GrahamH wrote:The bollards are fancy, but are they needed? I thought it was DCC policy, or should that be best practice, to limit the alterations, i.e incisions, to original paving? In all fairness, if you're walking along the kerbline with that vast extent of paving to walk on, you deserve to be clipped by a bus.
Slightly off-topic, perhaps, but I wanted to highlight this nevertheless.
I've been mulling over this comment for the last couple of days, Graham, and I still can't figure out whether you were being facetious or serious when you said pedestrians deserved to be hit by the bus if they walked too close to the edge. Usually, you'd put a smiley beside it to signify the gag, but there's none. Equally, this isn't the kind of comment I'd expect from you. Hence the query.
Speaking as a daily pedestrian, as someone who has been hit by the wing mirror of a bus on Clare Street as I was walking along the kerb (in the same direction as the bus, so I was hit from behind on the back of the head), and as someone who has a professional interest in pedestrian planning in Dublin, I disagree strongly with your statement.
This is the footpath, which is the designated area for walking. The walking area extends to the edge of the kerb. Period. No debate. Etc.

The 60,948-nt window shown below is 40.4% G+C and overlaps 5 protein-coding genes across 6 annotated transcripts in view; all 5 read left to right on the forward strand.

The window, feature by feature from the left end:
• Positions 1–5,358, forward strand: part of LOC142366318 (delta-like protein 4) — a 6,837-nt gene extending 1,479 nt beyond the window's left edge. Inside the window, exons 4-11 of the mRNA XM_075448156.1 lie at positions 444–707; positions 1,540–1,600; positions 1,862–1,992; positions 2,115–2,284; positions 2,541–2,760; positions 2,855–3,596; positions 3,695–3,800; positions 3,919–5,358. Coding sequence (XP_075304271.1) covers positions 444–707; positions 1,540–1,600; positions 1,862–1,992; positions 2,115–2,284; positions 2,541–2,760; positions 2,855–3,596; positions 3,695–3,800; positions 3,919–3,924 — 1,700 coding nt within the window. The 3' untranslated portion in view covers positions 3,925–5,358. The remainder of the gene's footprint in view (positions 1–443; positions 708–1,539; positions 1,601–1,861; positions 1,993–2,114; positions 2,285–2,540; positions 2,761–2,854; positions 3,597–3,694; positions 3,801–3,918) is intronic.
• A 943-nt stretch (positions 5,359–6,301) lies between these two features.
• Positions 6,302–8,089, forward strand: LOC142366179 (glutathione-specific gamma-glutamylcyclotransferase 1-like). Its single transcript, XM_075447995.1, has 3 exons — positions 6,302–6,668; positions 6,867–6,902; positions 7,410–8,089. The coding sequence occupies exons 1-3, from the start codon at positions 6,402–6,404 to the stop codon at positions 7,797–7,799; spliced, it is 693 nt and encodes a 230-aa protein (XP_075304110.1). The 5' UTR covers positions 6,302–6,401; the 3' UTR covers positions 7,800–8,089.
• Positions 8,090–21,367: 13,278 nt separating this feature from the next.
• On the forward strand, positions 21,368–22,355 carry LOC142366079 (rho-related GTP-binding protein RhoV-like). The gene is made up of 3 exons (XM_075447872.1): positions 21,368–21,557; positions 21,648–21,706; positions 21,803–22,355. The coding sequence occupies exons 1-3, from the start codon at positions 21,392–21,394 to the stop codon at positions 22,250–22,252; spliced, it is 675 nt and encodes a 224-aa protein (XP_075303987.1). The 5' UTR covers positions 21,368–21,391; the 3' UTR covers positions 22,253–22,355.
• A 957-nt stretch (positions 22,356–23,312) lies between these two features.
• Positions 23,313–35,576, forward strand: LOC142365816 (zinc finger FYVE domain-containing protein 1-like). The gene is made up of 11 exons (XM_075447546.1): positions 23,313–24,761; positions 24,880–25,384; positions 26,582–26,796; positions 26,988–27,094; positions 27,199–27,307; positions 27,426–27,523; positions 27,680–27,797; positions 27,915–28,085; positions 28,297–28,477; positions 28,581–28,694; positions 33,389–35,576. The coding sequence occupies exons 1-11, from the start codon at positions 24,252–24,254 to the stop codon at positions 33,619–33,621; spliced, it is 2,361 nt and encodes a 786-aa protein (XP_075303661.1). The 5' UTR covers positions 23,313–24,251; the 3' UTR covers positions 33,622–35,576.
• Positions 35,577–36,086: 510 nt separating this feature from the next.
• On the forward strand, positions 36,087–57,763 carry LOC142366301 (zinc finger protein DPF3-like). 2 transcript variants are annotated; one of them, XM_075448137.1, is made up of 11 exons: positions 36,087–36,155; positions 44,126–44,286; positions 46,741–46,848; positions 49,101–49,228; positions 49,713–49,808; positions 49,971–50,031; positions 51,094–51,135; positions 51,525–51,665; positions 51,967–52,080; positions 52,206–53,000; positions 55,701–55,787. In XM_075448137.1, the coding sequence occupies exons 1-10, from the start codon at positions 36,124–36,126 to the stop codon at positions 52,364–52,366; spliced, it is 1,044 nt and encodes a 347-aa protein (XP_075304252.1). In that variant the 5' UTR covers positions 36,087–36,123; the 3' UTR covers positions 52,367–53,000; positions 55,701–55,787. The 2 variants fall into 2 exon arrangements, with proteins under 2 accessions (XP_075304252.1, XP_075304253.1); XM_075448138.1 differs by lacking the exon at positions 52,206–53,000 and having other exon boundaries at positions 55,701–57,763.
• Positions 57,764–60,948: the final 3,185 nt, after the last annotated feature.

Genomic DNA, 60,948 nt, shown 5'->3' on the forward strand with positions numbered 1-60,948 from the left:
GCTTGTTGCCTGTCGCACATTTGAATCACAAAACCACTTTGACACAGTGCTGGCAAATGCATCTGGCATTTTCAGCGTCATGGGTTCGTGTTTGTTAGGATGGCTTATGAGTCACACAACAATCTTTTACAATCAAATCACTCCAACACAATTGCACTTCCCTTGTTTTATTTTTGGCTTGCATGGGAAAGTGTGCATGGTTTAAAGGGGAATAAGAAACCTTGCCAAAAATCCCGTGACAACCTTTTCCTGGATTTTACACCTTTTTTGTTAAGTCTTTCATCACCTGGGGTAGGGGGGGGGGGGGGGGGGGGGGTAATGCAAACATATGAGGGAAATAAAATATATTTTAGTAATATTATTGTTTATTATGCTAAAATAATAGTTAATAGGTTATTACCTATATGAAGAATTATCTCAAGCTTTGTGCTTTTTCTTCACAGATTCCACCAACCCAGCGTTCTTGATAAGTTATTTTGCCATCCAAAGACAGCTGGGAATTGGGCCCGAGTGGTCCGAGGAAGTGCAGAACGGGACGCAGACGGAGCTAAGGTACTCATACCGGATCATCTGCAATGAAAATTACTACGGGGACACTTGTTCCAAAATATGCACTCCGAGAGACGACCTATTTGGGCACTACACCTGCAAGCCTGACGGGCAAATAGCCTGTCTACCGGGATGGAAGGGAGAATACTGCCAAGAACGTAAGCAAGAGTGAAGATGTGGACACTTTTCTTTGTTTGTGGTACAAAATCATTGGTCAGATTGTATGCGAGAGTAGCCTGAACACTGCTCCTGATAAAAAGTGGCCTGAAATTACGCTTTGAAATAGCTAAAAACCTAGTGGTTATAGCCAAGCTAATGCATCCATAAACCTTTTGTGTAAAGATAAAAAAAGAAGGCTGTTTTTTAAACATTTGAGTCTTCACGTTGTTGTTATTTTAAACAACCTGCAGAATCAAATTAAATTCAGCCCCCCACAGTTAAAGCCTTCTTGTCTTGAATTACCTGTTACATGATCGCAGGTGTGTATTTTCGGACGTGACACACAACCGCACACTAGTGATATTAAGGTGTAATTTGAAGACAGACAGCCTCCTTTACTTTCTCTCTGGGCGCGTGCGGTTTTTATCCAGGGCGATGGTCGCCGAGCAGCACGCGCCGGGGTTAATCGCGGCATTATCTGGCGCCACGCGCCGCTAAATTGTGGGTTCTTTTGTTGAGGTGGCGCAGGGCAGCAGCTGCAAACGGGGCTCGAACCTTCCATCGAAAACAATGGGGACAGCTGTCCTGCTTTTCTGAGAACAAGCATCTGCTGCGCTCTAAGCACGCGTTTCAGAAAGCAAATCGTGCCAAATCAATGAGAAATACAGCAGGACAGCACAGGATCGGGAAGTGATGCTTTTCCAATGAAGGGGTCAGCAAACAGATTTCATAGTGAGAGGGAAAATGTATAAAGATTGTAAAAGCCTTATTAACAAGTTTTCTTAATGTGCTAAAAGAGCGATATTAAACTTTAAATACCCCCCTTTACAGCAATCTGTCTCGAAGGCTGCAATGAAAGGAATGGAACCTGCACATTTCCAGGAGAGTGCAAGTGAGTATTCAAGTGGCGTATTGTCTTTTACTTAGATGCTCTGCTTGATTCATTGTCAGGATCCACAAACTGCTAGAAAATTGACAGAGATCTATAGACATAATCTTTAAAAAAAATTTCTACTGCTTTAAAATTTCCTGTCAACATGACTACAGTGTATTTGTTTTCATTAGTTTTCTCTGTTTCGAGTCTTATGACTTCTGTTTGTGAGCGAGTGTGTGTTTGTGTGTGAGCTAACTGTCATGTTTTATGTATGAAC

There is no law against walking on any part of the footpath (unless it's an off-road cycle lane- a separate matter entirely). And there are no bonus points in life for walking further away from the carriageway.
If a bus hits a pedestrian who is walking on the footpath, the bus is automatically, a priori
at fault- the implication being that the bus was too close to the pedestrians, which constitutes dangerous driving.
And (quite tenuous, I know) buses on this stretch of Dame Street should be leaving room for bikes on the inside.
Lastly (even more tenuous, perhaps), if someone walks down the middle of the road, drivers don't have the right simply to run them over on the grounds that they were walking where they shouldn't. Oh I've been tempted alright, such as when joggers take up the full width of the bike lane, to give them a fright, but I know that it's not allowed. Simple as that.
I too have an issue with the bollards, but it's more to do with their safety re cycling (in addition to their conservation implications). Many bollards and footpath guardrails in town are too close to the edge of the footpath and as a result jeapordise cyclists- one clip of the handlebar and you can say goodnight. One might argue that, if buses should move out from the kerb (as I advocated) then cyclists should too, but that ignores the provisions re cycle tracks and the safety of cyclists who aren't in lanes where provided- I have too many examples of drivers trying to 'educate' me on where I should be riding, using their vehicles as teaching aids.
If I've misunderstood, sorry for the rant.